7 Tips for Salary Negotiation With a Candidate

A manager asks legal interview questions.

According to a recent Monster survey, 73% of job candidates feel salary is the most important factor when considering a job offer. It’s so important that 58% of the job seekers surveyed had turned down a job offer because the salary was too low. When you consider these statistics alongside recent findings that 75% of recruiters continue to see more candidates initiate salary negotiation, it’s clear that you need to prepare for negotiating salary when interviewing applicants. Here’s how to protect your budget and get great-fit candidates excited about your offer when you and your candidate talk salary during the hiring process.

1. Know the Law

While salary laws vary from state to state, there are three main laws protecting job candidates in the United States:

  1. Though knowing the candidate’s current compensation is helpful so you can make sure their expectations align with the salary range for the position, you might not be allowed to ask. In some states, it’s illegal to request that candidates share their salary history or what they’re making at their current job.
  2. New pay transparency laws might require your business to disclose the salary range on your job posting. In theory, this could save you a lot of wasted time since people for whom the range is too low won’t apply.
  3. No matter what your company policy details, your employees and potential candidates have the right to discuss each other’s wages and earnings under the National Labor Relations Act.

With growing discussion of the gender pay gap and other wage discrimination, these salary laws are becoming more commonplace. The goal is to level the playing field and give people of different sexual orientations, gender, ethnicity, and education levels the chance to be paid fairly.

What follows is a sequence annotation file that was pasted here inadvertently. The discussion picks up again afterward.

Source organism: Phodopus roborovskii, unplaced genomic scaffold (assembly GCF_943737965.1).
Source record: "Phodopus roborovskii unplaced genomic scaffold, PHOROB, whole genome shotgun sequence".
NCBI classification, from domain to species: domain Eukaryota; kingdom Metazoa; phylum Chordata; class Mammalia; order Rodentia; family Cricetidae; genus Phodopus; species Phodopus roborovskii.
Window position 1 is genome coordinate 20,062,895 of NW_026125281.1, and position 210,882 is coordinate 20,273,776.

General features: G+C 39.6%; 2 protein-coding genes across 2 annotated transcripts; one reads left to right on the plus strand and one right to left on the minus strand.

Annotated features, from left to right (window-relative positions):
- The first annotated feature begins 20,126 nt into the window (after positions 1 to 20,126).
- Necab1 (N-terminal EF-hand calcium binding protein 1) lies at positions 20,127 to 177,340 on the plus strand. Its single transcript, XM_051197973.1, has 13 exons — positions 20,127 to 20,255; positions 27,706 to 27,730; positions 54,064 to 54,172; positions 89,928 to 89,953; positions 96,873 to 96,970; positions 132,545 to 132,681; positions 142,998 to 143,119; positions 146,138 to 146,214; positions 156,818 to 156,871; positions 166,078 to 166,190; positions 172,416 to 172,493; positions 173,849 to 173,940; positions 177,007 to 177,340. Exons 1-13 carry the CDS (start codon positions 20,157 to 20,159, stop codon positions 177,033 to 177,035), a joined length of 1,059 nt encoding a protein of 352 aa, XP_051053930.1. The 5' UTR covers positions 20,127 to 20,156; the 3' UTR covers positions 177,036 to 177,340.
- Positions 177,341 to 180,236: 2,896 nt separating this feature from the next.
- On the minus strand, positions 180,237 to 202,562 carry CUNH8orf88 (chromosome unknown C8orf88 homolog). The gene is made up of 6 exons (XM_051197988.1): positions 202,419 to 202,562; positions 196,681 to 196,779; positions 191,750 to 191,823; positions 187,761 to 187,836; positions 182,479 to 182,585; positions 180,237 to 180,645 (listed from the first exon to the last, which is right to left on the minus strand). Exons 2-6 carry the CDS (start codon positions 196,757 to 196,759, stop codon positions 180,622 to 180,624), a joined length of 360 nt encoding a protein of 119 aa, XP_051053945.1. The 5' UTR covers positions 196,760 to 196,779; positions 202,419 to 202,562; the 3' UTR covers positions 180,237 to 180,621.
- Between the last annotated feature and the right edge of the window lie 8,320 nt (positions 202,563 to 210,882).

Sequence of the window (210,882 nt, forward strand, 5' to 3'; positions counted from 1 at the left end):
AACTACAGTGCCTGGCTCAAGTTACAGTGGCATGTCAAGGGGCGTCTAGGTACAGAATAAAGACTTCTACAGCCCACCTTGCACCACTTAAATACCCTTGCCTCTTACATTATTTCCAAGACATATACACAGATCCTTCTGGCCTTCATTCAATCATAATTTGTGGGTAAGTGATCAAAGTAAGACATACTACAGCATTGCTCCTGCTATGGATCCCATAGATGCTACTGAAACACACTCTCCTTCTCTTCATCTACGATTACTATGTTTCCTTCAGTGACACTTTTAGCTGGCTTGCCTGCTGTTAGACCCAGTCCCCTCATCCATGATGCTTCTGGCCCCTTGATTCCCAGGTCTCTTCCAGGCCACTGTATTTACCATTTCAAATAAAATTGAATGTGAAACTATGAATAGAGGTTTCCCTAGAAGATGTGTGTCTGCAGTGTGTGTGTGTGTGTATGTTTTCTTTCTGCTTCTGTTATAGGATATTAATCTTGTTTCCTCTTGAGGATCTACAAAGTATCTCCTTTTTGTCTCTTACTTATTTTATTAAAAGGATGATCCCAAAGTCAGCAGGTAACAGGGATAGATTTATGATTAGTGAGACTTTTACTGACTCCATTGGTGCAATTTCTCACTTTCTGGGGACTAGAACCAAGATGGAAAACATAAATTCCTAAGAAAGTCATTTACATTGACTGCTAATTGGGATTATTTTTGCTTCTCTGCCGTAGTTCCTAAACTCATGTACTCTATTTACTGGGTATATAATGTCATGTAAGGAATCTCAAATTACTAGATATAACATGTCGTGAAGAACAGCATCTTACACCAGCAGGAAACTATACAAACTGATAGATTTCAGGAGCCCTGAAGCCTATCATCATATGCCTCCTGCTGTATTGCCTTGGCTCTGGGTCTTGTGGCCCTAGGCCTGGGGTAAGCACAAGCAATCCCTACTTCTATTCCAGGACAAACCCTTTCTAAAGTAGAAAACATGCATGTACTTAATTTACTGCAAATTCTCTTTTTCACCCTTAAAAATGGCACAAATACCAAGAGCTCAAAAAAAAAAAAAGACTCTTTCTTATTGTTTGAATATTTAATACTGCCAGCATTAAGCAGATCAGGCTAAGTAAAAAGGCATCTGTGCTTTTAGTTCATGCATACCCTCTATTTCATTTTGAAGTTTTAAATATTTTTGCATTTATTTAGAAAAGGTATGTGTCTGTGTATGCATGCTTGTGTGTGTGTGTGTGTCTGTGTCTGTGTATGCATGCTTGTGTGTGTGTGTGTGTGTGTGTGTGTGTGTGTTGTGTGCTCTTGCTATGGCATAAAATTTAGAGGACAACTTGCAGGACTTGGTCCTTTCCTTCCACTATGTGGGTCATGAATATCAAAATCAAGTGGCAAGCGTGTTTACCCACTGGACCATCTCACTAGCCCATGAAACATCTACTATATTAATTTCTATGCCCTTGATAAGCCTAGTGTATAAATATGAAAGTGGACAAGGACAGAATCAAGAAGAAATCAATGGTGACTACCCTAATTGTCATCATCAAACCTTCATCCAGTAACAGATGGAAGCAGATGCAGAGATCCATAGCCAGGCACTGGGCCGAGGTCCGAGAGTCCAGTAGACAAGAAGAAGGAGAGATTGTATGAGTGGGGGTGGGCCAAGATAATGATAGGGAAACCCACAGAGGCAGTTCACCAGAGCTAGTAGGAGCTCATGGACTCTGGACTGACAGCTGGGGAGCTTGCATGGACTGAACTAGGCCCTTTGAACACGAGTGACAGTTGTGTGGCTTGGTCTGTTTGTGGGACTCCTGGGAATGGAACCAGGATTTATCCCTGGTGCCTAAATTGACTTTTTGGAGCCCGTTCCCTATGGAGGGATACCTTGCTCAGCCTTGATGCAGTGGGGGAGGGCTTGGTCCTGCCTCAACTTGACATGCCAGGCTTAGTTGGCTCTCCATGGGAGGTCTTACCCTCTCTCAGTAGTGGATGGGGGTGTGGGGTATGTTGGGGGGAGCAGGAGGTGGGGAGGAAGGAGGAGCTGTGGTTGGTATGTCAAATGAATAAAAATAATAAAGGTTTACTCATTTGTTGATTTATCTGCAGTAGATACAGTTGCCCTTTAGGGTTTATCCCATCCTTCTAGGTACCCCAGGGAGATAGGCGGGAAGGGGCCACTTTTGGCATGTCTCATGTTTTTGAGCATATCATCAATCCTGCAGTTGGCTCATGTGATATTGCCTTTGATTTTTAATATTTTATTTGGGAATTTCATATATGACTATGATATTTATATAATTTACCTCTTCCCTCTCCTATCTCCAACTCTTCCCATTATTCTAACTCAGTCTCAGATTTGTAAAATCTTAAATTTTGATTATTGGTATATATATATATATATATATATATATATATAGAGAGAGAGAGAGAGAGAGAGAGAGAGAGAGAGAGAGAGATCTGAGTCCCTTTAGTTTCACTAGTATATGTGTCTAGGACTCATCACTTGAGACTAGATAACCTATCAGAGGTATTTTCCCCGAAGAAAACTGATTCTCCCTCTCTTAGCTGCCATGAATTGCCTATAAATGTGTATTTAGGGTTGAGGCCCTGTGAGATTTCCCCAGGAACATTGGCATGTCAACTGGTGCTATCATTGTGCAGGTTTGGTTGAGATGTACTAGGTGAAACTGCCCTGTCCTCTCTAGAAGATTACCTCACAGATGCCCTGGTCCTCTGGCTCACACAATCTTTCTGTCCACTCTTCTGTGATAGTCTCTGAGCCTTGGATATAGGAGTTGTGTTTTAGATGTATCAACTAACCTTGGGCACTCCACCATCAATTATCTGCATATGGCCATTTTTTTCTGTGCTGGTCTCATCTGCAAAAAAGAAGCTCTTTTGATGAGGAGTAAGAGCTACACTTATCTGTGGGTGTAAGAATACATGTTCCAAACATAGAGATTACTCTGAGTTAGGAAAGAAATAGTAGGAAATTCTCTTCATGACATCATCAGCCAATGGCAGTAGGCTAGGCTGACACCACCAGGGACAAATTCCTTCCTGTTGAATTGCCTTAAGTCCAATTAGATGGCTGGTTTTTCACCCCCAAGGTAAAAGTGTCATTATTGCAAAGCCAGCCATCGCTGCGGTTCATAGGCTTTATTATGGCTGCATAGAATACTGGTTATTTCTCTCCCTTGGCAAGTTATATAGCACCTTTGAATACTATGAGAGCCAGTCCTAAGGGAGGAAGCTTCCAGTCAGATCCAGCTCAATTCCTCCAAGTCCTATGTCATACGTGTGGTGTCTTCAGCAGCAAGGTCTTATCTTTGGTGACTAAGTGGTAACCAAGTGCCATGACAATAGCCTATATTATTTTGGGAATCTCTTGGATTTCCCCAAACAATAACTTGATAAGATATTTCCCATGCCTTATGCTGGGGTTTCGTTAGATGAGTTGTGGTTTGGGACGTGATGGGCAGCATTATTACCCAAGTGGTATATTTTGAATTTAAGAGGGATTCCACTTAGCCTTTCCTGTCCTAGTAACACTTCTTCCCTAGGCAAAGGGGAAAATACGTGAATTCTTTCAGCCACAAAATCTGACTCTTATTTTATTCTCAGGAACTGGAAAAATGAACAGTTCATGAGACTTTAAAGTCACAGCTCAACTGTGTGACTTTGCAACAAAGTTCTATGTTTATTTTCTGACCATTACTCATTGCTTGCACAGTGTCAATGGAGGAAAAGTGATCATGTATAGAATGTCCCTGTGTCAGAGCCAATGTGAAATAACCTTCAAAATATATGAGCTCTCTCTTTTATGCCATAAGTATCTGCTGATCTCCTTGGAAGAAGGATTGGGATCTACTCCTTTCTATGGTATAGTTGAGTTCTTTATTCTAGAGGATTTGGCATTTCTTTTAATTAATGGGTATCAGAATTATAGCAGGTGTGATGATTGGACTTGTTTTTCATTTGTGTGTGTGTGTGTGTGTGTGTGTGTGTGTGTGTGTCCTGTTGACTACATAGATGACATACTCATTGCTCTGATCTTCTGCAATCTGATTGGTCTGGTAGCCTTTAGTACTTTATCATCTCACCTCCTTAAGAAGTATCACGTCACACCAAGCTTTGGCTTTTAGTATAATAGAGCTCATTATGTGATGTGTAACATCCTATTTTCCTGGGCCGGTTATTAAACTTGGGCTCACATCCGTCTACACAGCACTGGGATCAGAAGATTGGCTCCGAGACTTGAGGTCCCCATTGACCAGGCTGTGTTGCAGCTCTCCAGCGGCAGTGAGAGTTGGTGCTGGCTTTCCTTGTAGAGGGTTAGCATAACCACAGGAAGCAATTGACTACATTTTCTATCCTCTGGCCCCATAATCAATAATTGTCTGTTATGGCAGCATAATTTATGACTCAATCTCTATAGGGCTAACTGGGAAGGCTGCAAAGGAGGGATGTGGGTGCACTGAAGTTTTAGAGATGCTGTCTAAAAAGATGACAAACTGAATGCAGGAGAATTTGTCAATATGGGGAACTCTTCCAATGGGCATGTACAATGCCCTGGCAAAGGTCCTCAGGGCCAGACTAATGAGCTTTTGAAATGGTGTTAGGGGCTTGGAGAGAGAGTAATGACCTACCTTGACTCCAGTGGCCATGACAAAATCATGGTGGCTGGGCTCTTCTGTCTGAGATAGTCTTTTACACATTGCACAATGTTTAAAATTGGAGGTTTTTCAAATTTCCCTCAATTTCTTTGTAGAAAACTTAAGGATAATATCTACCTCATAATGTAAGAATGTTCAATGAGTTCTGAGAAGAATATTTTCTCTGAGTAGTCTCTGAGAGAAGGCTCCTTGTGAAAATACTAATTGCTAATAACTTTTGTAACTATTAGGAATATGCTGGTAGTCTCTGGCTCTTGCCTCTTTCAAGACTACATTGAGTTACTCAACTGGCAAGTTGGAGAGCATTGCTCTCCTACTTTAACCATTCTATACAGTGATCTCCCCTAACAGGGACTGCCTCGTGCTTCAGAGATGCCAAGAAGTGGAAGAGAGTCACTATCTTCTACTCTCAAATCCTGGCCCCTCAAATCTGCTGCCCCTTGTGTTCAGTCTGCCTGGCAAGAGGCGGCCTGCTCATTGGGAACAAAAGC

2. Be Wary of Discrimination

Speaking of discrimination, statistics show that women are still making 82 cents for every dollar earned by men. The pay gap is even greater for certain ethnic and racial groups.

If you aren’t careful, you could end up paying employees unequal salaries, especially since underrepresented people are less likely to negotiate salaries than men, though this trend is shifting. If you make an offer to a man with the same title, and he leans into salary negotiation for something more, you might pay him more, and that can spell trouble if it happens over and over. This leaves you susceptible to a lawsuit.

To be sure you continue to pay your employees equally, you might also want to complete an annual pay audit. This allows you to keep your pay consistent no matter when the employee was hired. Besides, it’s not only safer to consistently pay men and women comparable salaries, but it’s also the right thing to do.

3. Consult Salary Data

Salary data is widely available and job seekers are more informed than ever. If you want to remain competitive with other companies, come to the negotiation table knowing what other businesses are paying for similar roles.